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RICH GET RICHER AND POOR GET POORER

New York's slow slide toward a state of haves and have-nots is especially troubling because the current widening of the income gap is powered by an institution in our own state -- the stock market.

The bull market of Wall Street, while bringing prosperity to the Main Streets of most of America, isn't playing as well in the poorer neighborhoods of town. Just as a struggling Western New York economy has missed out on New York's downstate-driven boom times, the lowest-income segments of the state's population are losing economic ground.

According to an analysis of U.S. Census data by the Washington-based Economic Policy Institute and the Center on Budget and Policy Priorities, average incomes for the richest fifth of New York families rose by 15 percent from 1988 to 1998 -- while the average income of the poorest fifth dropped by the same rate.

There's no reason to feel bad about the prosperity of those with the funds -- and the daring -- to brave the volatility of the stock market and reap the rewards of its extended boom or those who simply benefit from market-driven business success. But the plight of the poor -- and especially those "lowest-fifth" families whose average annual income is now just $10,770 -- means New York's economic safety nets will be needed more than ever.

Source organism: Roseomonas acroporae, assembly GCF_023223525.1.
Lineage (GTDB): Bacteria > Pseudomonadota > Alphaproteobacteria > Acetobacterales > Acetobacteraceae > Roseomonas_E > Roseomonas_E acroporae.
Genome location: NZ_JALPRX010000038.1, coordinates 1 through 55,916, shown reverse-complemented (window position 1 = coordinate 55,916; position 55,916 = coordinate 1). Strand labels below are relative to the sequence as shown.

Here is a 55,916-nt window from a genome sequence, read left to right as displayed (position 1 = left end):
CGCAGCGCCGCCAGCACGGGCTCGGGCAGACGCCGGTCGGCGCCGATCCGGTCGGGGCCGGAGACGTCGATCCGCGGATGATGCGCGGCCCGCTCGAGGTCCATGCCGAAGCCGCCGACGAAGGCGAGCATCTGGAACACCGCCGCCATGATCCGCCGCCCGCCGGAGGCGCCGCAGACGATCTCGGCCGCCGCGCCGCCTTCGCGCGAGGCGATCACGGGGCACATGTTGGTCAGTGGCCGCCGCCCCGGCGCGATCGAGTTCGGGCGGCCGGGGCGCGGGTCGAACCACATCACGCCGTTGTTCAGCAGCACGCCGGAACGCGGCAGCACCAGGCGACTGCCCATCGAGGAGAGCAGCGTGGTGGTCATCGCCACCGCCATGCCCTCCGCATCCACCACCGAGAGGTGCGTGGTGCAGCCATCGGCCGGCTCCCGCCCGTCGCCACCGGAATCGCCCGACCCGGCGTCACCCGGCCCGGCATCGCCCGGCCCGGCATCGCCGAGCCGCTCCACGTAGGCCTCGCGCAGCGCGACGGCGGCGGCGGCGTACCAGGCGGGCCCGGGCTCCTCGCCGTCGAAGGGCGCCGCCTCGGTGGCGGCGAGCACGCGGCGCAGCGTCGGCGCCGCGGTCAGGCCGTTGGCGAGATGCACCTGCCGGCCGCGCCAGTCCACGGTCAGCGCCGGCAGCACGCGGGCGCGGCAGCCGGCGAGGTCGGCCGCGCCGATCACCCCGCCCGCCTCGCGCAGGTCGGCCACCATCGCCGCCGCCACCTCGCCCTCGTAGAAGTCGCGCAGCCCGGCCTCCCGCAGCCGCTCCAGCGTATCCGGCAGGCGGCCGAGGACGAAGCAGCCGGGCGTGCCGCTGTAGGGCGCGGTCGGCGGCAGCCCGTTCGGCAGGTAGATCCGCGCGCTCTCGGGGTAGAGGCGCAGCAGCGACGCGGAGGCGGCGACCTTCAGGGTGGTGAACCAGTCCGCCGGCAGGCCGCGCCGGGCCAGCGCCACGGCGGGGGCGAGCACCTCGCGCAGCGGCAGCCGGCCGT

The income gap varies widely between states, but New York has the worst disparity. While this state matched the national average of 15 percent increases for the rich, our poor fared far worse. Nationally, even the low-income levels rose by a bit less than 1 percent.

The growing gap adds weight to arguments in favor of raising the minimum wage or indexing it to inflation. An even better solution for Western New York would be job creation through improvements in the local and statewide business climate. The 1 percent local job-growth rate, far below the national 2.2 percent average, makes it difficult enough for anyone to find low-paying service jobs, let alone move up to higher-paying technology or manufacturing positions.

Dissatisfaction over growing income disparities can often be masked by general prosperity -- as long as the economic tide is lifting all boats, however unequally.

But in New York, at least, some of our boats are sinking. A rising tide is no comfort if it just makes it more difficult to keep your head above water.

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